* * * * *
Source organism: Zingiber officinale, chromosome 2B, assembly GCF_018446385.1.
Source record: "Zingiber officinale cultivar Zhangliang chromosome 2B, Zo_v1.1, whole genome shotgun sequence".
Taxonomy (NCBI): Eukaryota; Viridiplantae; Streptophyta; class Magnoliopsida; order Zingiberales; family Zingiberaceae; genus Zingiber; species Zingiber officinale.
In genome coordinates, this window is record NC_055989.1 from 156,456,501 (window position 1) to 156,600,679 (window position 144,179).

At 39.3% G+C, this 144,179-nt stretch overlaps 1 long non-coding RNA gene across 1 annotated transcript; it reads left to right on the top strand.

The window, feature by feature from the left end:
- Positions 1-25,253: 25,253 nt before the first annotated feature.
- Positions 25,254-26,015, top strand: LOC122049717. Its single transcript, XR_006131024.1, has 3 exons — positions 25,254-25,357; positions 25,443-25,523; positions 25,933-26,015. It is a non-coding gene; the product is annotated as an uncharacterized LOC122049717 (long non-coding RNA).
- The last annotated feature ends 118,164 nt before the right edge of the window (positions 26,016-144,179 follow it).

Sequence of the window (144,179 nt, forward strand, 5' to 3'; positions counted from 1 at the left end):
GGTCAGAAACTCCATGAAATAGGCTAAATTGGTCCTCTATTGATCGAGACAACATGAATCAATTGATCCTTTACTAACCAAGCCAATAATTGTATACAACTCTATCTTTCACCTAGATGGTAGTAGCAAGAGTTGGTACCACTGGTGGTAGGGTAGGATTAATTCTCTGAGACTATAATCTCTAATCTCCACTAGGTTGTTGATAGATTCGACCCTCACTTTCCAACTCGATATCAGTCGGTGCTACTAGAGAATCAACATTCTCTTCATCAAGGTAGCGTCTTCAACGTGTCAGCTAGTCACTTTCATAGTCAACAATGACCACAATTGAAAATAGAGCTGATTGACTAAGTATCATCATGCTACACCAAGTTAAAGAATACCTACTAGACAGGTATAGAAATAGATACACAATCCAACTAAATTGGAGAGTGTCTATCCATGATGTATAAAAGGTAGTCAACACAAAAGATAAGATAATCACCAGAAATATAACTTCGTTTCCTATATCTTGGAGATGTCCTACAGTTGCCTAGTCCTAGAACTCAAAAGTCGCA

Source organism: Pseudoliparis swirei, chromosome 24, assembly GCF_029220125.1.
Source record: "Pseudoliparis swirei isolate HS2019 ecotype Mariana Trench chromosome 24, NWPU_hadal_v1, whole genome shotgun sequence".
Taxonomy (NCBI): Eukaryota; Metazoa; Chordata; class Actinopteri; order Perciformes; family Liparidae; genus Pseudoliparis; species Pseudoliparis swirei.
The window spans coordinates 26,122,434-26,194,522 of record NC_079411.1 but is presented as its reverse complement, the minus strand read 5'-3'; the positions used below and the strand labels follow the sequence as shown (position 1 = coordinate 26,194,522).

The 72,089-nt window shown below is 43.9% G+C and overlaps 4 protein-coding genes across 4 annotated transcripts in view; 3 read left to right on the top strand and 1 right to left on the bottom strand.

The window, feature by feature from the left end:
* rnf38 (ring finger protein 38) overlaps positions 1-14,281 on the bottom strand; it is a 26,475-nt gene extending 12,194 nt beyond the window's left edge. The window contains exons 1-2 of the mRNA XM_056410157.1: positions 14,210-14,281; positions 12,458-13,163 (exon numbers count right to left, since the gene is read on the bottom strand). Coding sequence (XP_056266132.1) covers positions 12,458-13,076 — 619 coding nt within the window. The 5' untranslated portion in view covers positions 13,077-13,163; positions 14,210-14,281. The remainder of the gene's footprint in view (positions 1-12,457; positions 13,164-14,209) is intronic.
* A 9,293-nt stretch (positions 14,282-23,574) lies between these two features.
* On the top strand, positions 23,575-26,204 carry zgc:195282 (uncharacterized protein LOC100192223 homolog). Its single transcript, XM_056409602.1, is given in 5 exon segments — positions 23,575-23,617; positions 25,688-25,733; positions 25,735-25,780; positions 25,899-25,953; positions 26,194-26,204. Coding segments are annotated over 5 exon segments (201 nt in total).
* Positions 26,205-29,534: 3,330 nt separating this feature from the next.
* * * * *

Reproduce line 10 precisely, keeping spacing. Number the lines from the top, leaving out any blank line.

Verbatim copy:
Sequence of the window (144,179 nt, forward strand, 5' to 3'; positions counted from 1 at the left end):